I’ve been struggling with an anxiety problem for I don’t know how long — definitely the last six months; probably the last five or six years; possibly my whole life. I’ve dealt with it, for the most part, in silence. It’s only in the last year or so that I’ve started to realize that it is a real problem, one that can be addressed, and one that affects my life on an almost daily basis; it’s only in the last few months that I’ve started to talk about it openly. Even now I catch myself wondering: Can I really claim this thing, own this thing, if I’ve never had a breakdown? If I’m happy a lot of the time and good at what I do? If I’m having to insist over and over that something is wrong, it’s affecting my daily life, even though it doesn’t always show?

But, you know, I am the kind of person who keeps her shit together in public and saves the tears for the privacy of her room. Who gets her work done on time even if she skips a meal because she can’t think straight long enough to put a pot on the stove. Who spends an hour listening to music turned up loud enough to drown out her thoughts only to deliver a badass lesson. Who relies so much on language, but is so very much without a linguistic framework to elaborate on “I’m not okay” that “I’m doing okay” slips out instead, even to a doctor.

So I really don’t know what kind of a problem this is. I can’t gauge severity on a scale of 1 to 10; to do that accurately I’d have to be able to see into a few people’s heads, feel the tenor of their thoughts, and compare them against mine. For all I know, my 3 is your 11, or vice versa. Narrative is the only way I can build a basis for comparison, and narrative is a slippery thing. I see the world differently from you, you from him, he from her, she from me.

That’s why I want to write these posts, even as I’m struggling to conceptualize this thing in my head. One of the most helpful things for me, the last few months, is talking to people who do have diagnosed mental disorders, or experience with people who do, and being able to see where the patterns line up. I want my experience to be available for others to draw from.

I will say, though, that this is pretty much the online equivalent of stripping naked in a public square and shouting from a pedestal. It’s a little bit terrifying and a lot more exposure than I really want. Please be thoughtful in your responses, not only for my sake, but because there are a lot of people in the world who feel a lot like me — and who may have kept silent out of fear or shame.

One final note to people who know me well and are hearing about this for the first time — who might be upset, if not entirely surprised, by some of the things I share here. I’ve talked with a lot of people about what I’ve been going through. I haven’t talked to a whole lot more. I have the benefit of some really excellent support systems — in Peace Corps, at home, from college, in the SFF community — which I most definitely have not strained to the limits.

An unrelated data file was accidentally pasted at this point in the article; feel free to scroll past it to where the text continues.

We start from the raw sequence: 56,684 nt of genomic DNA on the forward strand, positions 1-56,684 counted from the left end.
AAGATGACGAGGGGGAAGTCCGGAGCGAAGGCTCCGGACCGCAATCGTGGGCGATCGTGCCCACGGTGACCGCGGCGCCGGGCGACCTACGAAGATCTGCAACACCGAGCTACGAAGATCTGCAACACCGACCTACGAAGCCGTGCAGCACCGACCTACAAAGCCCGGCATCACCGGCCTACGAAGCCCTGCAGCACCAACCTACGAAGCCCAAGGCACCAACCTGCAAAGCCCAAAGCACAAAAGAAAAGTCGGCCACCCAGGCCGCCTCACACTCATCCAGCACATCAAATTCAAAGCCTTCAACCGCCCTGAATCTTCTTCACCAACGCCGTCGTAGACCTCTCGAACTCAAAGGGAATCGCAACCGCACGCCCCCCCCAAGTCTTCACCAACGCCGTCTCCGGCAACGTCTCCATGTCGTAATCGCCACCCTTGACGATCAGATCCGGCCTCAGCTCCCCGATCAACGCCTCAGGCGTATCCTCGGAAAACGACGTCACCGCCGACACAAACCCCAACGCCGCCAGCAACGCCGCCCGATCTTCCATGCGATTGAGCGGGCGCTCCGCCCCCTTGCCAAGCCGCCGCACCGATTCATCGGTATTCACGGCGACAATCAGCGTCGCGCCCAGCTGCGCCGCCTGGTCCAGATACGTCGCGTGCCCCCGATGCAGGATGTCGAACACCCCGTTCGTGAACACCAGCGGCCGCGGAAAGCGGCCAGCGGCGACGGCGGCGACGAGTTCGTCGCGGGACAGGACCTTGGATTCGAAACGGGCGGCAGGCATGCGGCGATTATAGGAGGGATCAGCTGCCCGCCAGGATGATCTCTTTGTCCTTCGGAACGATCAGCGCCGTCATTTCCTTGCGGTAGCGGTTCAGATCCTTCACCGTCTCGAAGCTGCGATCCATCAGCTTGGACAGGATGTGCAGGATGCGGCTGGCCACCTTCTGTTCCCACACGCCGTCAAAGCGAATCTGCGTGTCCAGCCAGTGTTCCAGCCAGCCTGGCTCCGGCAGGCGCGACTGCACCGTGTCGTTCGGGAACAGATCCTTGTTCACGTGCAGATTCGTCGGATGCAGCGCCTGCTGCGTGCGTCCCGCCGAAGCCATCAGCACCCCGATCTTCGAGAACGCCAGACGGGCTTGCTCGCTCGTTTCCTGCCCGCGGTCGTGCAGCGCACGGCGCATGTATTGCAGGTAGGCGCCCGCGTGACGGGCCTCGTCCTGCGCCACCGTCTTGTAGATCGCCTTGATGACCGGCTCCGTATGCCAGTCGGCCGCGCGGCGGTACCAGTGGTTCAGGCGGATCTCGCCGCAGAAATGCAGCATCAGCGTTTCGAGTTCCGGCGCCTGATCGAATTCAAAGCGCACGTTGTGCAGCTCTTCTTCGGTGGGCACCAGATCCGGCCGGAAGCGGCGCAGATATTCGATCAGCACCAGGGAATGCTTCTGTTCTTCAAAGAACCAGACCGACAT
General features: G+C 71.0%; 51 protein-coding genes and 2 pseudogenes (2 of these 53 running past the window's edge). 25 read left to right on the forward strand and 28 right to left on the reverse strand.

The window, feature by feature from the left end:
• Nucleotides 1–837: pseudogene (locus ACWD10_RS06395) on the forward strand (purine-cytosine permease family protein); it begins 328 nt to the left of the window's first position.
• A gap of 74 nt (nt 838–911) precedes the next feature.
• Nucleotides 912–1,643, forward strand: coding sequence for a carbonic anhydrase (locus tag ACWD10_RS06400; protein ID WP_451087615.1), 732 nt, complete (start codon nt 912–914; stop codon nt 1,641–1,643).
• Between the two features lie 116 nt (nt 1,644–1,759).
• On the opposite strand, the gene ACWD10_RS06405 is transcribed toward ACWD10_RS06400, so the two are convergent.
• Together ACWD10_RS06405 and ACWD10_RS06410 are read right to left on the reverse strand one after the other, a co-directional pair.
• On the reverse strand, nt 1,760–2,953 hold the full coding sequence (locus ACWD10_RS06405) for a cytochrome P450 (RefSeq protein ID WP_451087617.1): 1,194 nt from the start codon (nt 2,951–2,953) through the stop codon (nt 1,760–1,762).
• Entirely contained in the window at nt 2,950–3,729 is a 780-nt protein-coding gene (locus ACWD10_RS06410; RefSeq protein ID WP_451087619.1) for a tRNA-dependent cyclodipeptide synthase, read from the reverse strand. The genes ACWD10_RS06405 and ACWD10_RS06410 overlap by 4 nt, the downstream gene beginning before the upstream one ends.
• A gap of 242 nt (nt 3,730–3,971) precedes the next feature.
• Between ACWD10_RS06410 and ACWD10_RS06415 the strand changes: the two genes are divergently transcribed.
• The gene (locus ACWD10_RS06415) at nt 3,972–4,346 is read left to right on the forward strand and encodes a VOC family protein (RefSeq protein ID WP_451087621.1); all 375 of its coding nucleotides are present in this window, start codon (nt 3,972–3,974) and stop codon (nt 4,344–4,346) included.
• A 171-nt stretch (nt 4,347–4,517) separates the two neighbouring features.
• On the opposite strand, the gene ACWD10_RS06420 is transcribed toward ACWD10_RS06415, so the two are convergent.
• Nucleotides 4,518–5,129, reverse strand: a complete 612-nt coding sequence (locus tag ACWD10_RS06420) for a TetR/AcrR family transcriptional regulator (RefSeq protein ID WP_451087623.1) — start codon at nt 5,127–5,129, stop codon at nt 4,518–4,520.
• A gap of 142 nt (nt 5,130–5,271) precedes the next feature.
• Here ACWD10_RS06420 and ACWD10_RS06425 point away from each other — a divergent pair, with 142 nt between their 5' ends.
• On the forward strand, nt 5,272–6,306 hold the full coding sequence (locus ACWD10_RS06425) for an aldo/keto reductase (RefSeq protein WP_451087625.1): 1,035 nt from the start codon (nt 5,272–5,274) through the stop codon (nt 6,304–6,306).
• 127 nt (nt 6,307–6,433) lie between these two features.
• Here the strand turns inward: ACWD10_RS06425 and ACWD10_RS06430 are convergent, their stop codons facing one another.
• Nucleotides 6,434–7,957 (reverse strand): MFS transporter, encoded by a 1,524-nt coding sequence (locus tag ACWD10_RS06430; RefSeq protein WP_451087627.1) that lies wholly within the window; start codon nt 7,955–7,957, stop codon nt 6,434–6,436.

If you are a good friend learning about this, for the first time, in this very public setting: Please don’t be upset. I know that I can trust you and that you will be there for me. But realize that talking about this, for me, is terrifying and emotionally exhausting. There is a lot of stigma associated with mental illness, and it’s hard not to internalize some of that. And the things that are driving me to finally open up about this are really, genuinely upsetting. I have yet to be able to open a conversation about anxiety without either shutting down or crying. I also really, really have not developed the language to explain what’s going on with me, and I’ve needed people who can help me articulate. Because of that, I’ve talked mostly to people who have spoken openly about their own struggles with mental health, who have explicitly supported me before, and who are easily, immediately, and reliably available. Please, by all means, get in touch with me if you want to talk — I like support and I also want to be able to support you — but I really do ask you to be empathetic and not to be hurt if I am a little reticent.

Lest you worry in between posts, since it will probably take a month or two to get the whole story down: I am currently dealing with this constructively and with the extent of Peace Corps’ resources (which are free and immediately available, at the very least) at my disposal. I am not in a desperate place, I am not self-destructive, and I am not without help. If anything, I am a little concerned that the response to these posts will be smothering. So please, try not to worry about me!

IST Recap

Happy 2016, everyone!

I’m glad December’s over. It was a weird and kind of rocky month, and I’m ready to start fresh.

I spent the bulk of last month in the capital city, Ulaanbaatar, for a series of Peace Corps trainings. Because I’m a fly site (Peace Corps buys me plane tickets for official events), because the Bayan-Ulgii flight schedule is a tad bit haphazard, and because my meetings were pretty scattered, I had training for seven days but stayed in the capital for two and a half weeks.

At the beginning of the month I had subwarden training. Every aimag has two safety officers — a subwarden and an alternate — chosen from among its PCVs. In the event of an emergency, the subwarden is responsible for communication between Peace Corps staff in the capital and other PCVs in the aimag; making sure aimag-mates are safe; keeping track of emergency supplies; and generally making sure no one loses their head and runs into a fire. If the subwarden is out of town, the alternate is supposed to take charge.